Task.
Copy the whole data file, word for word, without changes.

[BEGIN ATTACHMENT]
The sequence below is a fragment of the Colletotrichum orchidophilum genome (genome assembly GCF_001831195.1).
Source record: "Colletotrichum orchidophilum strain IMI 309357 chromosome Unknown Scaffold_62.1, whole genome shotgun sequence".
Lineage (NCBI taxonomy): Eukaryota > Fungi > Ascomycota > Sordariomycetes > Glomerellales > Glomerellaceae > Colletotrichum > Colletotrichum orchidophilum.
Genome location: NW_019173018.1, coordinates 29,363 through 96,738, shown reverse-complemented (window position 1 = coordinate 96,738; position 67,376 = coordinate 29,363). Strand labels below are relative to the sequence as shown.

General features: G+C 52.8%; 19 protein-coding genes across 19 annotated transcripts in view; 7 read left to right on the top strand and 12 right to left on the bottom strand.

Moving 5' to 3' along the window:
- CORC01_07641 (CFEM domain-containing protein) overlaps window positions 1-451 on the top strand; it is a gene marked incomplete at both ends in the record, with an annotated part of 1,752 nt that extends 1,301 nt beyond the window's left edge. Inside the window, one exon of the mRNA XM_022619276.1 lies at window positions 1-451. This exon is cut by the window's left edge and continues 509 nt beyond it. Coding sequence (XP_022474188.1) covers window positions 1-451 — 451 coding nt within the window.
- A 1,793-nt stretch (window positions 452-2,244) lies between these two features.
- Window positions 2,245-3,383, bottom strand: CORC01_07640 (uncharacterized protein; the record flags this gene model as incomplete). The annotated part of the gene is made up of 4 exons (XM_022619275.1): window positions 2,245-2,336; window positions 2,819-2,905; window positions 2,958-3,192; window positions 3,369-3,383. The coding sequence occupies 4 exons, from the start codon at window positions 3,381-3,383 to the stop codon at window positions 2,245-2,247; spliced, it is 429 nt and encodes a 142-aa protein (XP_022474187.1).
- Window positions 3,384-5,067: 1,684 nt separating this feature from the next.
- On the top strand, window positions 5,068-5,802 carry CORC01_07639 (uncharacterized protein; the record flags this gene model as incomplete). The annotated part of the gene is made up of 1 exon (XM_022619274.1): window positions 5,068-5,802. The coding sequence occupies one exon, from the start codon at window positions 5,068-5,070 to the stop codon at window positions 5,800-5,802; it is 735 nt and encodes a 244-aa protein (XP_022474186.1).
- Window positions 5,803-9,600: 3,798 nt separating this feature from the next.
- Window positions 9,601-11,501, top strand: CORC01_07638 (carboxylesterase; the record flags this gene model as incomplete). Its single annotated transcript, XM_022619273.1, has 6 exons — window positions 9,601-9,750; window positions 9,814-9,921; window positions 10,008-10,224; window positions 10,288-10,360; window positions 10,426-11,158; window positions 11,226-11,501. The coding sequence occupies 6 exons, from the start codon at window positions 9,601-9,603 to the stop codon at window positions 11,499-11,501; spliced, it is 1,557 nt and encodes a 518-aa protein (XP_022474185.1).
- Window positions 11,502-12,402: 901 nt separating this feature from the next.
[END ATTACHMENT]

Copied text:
The sequence below is a fragment of the Colletotrichum orchidophilum genome (genome assembly GCF_001831195.1).
Source record: "Colletotrichum orchidophilum strain IMI 309357 chromosome Unknown Scaffold_62.1, whole genome shotgun sequence".
Lineage (NCBI taxonomy): Eukaryota > Fungi > Ascomycota > Sordariomycetes > Glomerellales > Glomerellaceae > Colletotrichum > Colletotrichum orchidophilum.
Genome location: NW_019173018.1, coordinates 29,363 through 96,738, shown reverse-complemented (window position 1 = coordinate 96,738; position 67,376 = coordinate 29,363). Strand labels below are relative to the sequence as shown.

General features: G+C 52.8%; 19 protein-coding genes across 19 annotated transcripts in view; 7 read left to right on the top strand and 12 right to left on the bottom strand.

Moving 5' to 3' along the window:
- CORC01_07641 (CFEM domain-containing protein) overlaps window positions 1-451 on the top strand; it is a gene marked incomplete at both ends in the record, with an annotated part of 1,752 nt that extends 1,301 nt beyond the window's left edge. Inside the window, one exon of the mRNA XM_022619276.1 lies at window positions 1-451. This exon is cut by the window's left edge and continues 509 nt beyond it. Coding sequence (XP_022474188.1) covers window positions 1-451 — 451 coding nt within the window.
- A 1,793-nt stretch (window positions 452-2,244) lies between these two features.
- Window positions 2,245-3,383, bottom strand: CORC01_07640 (uncharacterized protein; the record flags this gene model as incomplete). The annotated part of the gene is made up of 4 exons (XM_022619275.1): window positions 2,245-2,336; window positions 2,819-2,905; window positions 2,958-3,192; window positions 3,369-3,383. The coding sequence occupies 4 exons, from the start codon at window positions 3,381-3,383 to the stop codon at window positions 2,245-2,247; spliced, it is 429 nt and encodes a 142-aa protein (XP_022474187.1).
- Window positions 3,384-5,067: 1,684 nt separating this feature from the next.
- On the top strand, window positions 5,068-5,802 carry CORC01_07639 (uncharacterized protein; the record flags this gene model as incomplete). The annotated part of the gene is made up of 1 exon (XM_022619274.1): window positions 5,068-5,802. The coding sequence occupies one exon, from the start codon at window positions 5,068-5,070 to the stop codon at window positions 5,800-5,802; it is 735 nt and encodes a 244-aa protein (XP_022474186.1).
- Window positions 5,803-9,600: 3,798 nt separating this feature from the next.
- Window positions 9,601-11,501, top strand: CORC01_07638 (carboxylesterase; the record flags this gene model as incomplete). Its single annotated transcript, XM_022619273.1, has 6 exons — window positions 9,601-9,750; window positions 9,814-9,921; window positions 10,008-10,224; window positions 10,288-10,360; window positions 10,426-11,158; window positions 11,226-11,501. The coding sequence occupies 6 exons, from the start codon at window positions 9,601-9,603 to the stop codon at window positions 11,499-11,501; spliced, it is 1,557 nt and encodes a 518-aa protein (XP_022474185.1).
- Window positions 11,502-12,402: 901 nt separating this feature from the next.